Well, that was quick…Amelia Earhart, redux

Last week and to breathless reporting the History Channel presented a documentary centered around the discovery of a photograph, presented below and supposedly a once top secret image…

A new History Channel special claims this photo is proof Amelia Earhart and Fred Noonan were in the Marshall Islands after their plane disappeared.

Which, when one zoomed in on the people in the center of the dock, those same folks at the History Channel felt were Amelia Earhart and her navigator, Fred Noonan…

Some experts believe the figure highlighted at left is Fred Noonan and the person sitting, facing away from the camera, is Amelia Earhart.

I’m not going to lie: I found the story as fascinating as most everyone else out there curious about Amelia Earhart and her fate.  In fact, I wrote about it here but noted that I doubted the photo displayed what the History Channel thought it did.

Since it was reported the photograph had once been “classified” and, further, that the person who reportedly took the photograph was eventually executed as a spy (I can’t help but wonder if that part of the story was outright fabrication, considering the below), I suspected that the subject matter was more likely the vessel in the background rather than the few people on the dock.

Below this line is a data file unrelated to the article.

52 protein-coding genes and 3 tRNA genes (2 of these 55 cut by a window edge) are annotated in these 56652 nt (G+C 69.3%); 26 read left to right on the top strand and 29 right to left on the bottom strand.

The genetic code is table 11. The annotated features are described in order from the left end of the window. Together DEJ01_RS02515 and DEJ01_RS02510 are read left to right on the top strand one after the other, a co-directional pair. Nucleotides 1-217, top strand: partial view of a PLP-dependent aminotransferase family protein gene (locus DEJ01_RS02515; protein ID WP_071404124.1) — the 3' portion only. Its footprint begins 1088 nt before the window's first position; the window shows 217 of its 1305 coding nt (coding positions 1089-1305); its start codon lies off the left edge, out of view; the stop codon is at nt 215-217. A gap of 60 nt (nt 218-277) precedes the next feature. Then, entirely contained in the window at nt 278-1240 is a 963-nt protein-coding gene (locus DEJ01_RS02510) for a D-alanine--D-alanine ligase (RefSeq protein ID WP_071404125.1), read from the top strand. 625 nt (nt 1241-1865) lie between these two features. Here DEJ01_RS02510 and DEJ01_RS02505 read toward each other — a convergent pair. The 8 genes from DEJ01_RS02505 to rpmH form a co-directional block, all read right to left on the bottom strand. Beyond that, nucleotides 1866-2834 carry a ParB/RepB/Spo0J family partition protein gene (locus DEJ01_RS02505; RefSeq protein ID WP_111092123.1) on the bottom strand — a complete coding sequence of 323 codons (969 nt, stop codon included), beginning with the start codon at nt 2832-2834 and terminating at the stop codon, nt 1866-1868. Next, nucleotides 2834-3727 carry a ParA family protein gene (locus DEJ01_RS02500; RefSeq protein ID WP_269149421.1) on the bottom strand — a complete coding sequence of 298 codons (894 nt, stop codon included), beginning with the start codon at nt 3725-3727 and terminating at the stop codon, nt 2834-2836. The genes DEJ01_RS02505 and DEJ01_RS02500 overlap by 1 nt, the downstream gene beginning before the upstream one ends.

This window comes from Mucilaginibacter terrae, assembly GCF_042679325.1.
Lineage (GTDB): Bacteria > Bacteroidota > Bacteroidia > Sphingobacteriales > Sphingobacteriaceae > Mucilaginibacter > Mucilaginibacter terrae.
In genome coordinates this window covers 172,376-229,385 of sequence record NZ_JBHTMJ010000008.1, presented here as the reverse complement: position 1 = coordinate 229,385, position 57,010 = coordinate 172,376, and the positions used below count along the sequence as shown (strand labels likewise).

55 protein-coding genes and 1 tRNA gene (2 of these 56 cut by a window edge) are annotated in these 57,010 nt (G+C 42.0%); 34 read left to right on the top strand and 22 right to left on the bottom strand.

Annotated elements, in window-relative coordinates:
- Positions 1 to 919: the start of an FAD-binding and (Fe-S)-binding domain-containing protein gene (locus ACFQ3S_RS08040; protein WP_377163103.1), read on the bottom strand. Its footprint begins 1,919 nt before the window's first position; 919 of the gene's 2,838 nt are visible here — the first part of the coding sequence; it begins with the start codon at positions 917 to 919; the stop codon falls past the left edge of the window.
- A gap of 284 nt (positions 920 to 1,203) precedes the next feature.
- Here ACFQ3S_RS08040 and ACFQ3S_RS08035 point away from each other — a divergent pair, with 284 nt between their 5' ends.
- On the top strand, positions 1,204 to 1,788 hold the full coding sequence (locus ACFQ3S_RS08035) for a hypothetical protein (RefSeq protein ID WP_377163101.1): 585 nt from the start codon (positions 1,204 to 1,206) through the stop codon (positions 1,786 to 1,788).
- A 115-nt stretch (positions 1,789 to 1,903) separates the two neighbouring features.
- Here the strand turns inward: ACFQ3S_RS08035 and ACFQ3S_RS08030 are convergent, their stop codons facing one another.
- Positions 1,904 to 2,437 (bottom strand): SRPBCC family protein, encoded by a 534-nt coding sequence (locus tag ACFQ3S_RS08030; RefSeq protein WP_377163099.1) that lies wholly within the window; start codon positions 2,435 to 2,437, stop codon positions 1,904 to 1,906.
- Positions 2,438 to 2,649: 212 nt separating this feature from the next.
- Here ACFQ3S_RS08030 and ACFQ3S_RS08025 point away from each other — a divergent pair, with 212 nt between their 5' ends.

Now, a few days later, a blogger has burst the History Channel’s bubble and you can read all about it in this article by Ruth Graham and for Salon.com…

A blogger exploded the Hot New Theory of Amelia Earhart with 30 minutes of Online Searching

What did Kota Yamano, the blogger in question find?  From the article:

the History Channel’s analysis now seems to be crumbling under 30 minutes of internet research by one military history buff. Kota Yamano, a Tokyo-based blogger, found the same photograph printed in a Japanese-language travelogue published in 1935, almost two years before Earhart and Noonan disappeared. The caption underneath the photo says nothing about the identities of the people in the photograph, which apparently depicts a regular old harbor, rather than a harbor and two missing celebrities.


Here, presented within an article about the same subject by Yoko Wakatsuki and Ben Wetcott for CNN, is that same photograph as it was shown in the book published two years before Amelia Earhart disappeared, and when she was no-where near the Pacific…

This photo was reportedly published in 1935 by Futabaya Gofuku Ten.

Ah well.

It was fun while it lasted, a whole two or three days.